Web3 and Post-State Technocracy

on Thursday, February 17, 2022

In this episode we explore the aspirational transition from the existing US-led international order to a world in which blockchain technology and technocracy are the new foundations for global human governance.


Episode Notes

Summary

In previous episodes Rufus and Stephen have discussed positions that largely regard either monetary or financial reconfiguration (reinstate the gold standard, get rich quick). In this episode they start engaging with political imaginaries about “making the world a better place”.

In this episode, Rufus and Stephen engage with the vision laid out by technologists and venture capitalists of a transition from the existing US-led international order to a world in which blockchain technology and technocracy are the new foundations for global human governance.

This thesis has been put forward in various forms. So far, the most fully articulated form that we have found is from Balaji Srinivasan. See the show notes below for links to source material.

A note before we get stuck in

A Network State

  • These ideas are all based on the overarching conception of the self-sovereignty of cyberspace.
    • “A network state is a social network with an agreed-upon leader, an integrated cryptocurrency, a definite purpose, a sense of national consciousness, and a plan to crowdfund physical territory.” - 1729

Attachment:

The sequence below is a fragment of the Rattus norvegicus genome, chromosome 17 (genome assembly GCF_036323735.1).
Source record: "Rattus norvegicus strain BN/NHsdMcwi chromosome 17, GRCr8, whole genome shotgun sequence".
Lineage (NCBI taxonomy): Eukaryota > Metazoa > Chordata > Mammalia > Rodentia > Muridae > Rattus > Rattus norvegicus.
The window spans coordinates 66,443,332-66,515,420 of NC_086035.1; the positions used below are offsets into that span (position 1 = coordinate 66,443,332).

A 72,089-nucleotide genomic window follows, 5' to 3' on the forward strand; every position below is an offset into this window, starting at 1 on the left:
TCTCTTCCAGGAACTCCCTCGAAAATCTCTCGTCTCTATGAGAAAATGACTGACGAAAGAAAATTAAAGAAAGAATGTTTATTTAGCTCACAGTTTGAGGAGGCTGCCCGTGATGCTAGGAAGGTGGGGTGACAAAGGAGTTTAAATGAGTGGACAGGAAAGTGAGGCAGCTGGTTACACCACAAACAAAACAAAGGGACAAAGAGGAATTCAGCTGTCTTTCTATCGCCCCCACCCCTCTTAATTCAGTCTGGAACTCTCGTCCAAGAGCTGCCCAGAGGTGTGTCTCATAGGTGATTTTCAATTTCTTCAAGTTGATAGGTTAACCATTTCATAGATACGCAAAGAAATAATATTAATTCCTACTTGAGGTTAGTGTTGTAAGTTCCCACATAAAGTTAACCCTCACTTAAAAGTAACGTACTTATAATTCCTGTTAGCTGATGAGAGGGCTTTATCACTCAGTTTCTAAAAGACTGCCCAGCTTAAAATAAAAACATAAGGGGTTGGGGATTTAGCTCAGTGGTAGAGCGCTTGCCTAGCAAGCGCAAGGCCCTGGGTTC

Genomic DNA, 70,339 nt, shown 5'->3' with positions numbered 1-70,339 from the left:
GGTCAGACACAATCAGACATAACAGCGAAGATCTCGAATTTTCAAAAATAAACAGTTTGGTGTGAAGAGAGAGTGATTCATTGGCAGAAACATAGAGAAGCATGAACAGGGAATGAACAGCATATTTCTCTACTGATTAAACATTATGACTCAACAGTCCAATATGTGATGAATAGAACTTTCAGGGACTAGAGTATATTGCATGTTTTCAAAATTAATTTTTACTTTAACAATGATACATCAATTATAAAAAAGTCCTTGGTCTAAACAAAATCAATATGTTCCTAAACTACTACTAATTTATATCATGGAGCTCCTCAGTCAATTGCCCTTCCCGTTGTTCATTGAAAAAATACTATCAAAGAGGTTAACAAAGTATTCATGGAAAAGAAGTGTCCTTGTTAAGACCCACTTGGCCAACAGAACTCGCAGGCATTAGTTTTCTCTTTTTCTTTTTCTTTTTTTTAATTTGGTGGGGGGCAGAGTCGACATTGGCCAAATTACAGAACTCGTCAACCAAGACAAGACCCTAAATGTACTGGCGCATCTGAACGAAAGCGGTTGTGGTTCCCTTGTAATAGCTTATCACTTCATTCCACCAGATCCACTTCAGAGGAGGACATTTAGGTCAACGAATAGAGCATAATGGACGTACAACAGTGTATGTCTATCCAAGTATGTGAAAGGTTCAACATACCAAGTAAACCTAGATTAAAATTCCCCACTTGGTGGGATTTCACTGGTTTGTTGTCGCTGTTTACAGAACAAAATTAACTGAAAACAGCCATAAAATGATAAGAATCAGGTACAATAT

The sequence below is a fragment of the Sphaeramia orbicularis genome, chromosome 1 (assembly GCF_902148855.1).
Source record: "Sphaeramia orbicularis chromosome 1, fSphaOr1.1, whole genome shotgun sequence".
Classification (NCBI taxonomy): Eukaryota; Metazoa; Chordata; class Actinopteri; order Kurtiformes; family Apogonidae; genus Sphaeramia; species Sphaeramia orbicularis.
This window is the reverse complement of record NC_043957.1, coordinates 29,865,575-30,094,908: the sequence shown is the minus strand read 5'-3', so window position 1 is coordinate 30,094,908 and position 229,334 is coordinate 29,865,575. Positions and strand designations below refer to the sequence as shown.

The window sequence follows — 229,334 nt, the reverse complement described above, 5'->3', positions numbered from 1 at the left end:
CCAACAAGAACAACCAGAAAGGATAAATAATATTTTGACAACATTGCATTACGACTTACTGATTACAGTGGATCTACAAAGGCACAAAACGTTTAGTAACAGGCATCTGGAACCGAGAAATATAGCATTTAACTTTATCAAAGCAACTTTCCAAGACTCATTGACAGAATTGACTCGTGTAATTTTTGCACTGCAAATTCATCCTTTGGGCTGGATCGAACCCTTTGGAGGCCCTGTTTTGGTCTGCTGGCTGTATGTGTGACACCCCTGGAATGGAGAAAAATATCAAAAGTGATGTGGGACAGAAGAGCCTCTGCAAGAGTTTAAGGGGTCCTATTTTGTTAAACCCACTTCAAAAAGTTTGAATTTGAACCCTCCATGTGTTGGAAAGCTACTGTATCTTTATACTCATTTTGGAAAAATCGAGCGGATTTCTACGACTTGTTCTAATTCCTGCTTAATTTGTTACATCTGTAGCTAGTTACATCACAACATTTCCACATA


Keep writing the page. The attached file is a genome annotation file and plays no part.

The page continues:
• Constant push inside of libertarianism to create ideal communes of pure libertarian thought. Buying towns, islands, seasteading, etc …
  • This is not a completely new idea, we see echoes of this going back to the early internet days of the 1990s Electronic Frontier Foundation and Barlow’s ‘A Declaration of the Independence of Cyberspace’.
  • Classic problem in political science and philosophy to create justifications for sovereign states. There are many schools of thought.
    • Thomas Hobbes argued that the absolute power of the sovereign was ultimately justified by the consent of the governed, who agreed, in a hypothetical social contract, to obey the sovereign in all matters in exchange for a guarantee of peace and security.
    • Jürgen Habermas argues the modern state plays a large role in structuring the economy, by regulating economic activity and being a large-scale economic consumer/producer, and through its redistributive welfare state activities.
    • Conflict theories of state formation and the claims of a legitimacy based on conquest and a subsequent monopoly on violence. This is a popular view in libertarian circles. The state is in perpetual frozen conflict with the individual and taxation is a protection racket not unlike the mob.